Getting a taxi to the border if there aren’t any marshrutkas won’t be a problem as there will be at least one waiting, and for reference the drivers were asking for 4x-6x the marshrutka price (i.e. Alaverdi <-> border = 2,000 – 3,000 Dram). Similar prices were quoted for the Georgian border taxi (~20 – 25 Lari).

      Best of luck, Andrew and Julie

    1. Julie

      Hi Simon,
      We did the crossing in March 2017 and the border was open then. I believe the main road between Yerevan (actually Vanadzor) and Alaverdi is closed at the moment for upgrading works (maybe tunnels?). But it is still possible to travel between the two – we took a marshrutka from Gyumri to Vanadzor and changed there for one to Alaverdi and it took the road via Stepanavan.
      I hope that helps!

  2. marino

    hi andrew I’ll arrive at Tblisi on 22 August 2018 until on 31 . in your opinion it is possible to arrive from tblisi to alaverdi by train? i’m going to reserve two nights in Alaverdi to visit its surroundings.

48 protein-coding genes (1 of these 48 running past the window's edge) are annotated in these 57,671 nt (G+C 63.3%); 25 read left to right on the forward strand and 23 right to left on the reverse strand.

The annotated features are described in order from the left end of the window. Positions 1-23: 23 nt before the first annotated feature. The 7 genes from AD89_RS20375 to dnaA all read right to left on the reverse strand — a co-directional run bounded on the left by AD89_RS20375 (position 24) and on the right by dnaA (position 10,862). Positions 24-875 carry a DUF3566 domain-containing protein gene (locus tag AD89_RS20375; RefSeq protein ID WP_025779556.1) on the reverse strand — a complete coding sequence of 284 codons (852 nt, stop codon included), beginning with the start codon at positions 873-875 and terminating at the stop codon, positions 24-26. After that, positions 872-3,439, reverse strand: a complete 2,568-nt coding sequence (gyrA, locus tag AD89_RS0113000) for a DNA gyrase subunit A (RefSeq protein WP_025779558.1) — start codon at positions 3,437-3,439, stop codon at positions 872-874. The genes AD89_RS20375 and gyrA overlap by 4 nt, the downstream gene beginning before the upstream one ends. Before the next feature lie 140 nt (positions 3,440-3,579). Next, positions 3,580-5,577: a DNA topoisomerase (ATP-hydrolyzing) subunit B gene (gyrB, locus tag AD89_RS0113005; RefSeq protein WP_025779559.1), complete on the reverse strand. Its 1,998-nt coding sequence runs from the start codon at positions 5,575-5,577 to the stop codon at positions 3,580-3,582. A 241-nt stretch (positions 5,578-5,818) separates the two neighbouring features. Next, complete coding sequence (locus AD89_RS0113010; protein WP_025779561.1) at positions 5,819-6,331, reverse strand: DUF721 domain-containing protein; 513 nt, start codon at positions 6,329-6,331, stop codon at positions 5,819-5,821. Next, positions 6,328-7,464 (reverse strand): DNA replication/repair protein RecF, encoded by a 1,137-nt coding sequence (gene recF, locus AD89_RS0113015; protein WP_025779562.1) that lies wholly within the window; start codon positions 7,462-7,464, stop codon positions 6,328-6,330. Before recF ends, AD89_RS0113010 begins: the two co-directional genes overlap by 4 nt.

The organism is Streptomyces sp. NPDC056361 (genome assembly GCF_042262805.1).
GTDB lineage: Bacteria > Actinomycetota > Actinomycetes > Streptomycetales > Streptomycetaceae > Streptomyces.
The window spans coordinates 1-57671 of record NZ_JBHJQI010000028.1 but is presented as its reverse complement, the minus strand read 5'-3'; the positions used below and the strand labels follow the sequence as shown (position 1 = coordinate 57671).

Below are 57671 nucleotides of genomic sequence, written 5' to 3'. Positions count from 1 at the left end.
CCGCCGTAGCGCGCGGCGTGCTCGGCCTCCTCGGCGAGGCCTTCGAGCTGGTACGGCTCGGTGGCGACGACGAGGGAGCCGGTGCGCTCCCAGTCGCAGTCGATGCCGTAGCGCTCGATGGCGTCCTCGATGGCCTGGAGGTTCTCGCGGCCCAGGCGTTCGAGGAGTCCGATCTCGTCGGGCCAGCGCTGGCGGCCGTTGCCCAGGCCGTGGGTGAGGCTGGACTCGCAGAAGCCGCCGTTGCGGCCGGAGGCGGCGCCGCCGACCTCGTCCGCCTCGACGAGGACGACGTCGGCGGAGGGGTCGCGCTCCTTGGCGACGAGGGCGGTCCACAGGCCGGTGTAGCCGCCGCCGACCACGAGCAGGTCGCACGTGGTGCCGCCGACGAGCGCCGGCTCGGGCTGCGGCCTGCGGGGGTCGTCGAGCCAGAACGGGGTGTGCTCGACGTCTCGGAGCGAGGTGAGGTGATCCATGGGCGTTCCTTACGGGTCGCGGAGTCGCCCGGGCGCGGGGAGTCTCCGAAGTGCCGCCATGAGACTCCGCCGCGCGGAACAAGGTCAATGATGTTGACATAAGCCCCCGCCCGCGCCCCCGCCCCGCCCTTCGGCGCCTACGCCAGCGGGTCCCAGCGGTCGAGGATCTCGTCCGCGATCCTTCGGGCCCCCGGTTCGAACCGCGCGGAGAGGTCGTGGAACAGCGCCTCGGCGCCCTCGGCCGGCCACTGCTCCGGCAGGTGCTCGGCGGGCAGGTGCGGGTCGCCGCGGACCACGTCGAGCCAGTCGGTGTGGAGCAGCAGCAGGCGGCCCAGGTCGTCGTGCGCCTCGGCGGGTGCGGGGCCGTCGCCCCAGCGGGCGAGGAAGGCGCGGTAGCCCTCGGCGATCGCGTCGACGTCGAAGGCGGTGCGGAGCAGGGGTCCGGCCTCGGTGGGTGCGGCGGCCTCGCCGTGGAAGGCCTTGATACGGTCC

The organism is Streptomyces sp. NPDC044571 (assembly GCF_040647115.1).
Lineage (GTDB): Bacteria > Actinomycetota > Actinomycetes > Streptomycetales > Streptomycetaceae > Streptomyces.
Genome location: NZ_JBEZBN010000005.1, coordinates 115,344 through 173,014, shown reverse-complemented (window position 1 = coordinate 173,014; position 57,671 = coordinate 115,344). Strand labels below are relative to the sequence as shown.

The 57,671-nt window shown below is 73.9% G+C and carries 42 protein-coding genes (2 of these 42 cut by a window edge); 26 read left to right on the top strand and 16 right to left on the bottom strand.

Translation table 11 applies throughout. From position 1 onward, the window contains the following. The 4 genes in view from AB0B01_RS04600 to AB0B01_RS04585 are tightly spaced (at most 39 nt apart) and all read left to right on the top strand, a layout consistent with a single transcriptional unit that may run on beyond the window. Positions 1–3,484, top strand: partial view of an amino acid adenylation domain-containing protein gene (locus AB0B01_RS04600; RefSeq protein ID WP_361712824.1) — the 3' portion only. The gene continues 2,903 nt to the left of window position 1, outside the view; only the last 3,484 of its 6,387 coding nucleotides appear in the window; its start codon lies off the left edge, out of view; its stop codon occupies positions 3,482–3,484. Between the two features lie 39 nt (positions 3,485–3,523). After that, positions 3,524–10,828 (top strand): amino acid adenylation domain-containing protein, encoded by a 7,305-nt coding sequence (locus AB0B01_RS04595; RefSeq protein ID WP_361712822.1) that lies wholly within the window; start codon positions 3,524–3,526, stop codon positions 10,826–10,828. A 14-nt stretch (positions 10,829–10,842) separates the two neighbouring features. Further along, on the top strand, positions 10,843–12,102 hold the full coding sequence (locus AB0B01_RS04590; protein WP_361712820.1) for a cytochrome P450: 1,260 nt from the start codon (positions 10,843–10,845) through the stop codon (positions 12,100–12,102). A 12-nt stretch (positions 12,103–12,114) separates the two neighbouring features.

Another question: to take a taxi or a marshrutka form the borders the drivers accept only your money or it needs to get before lari money?
    thank you very much

    1. Andrew Post author

      Ciao Marino, it looks like there’s a train from Tbilisi to Sadahklo near the border with Armenia, and I’m sure there’ll be marshrutka’s and taxis from the station to the border, and from the border to Alaverdi.

      As for the money, I seem to recall they took either currency but with a commission – so it is cheaper to pay with the local money. There are ATMs on either side of the border, but we just asked the Georgian marshrutka driver ‘ATM?’ on the way into Tbilisi and he stopped at one en-route for us. Good luck!

  3. António

    In 2016 I made the opposite trip, that is to say, from Tbilisi to Alaverdi. I travelled by minibus from Tbilisi Station Square to Marneuli [09:30 – 10:00, 2.5 GEL]. Then I took a shared taxi to Shadakhlo [about 20 minutes, 2.5 GEL]. After passing the border, I have decided to take a taxi to Alaverdi.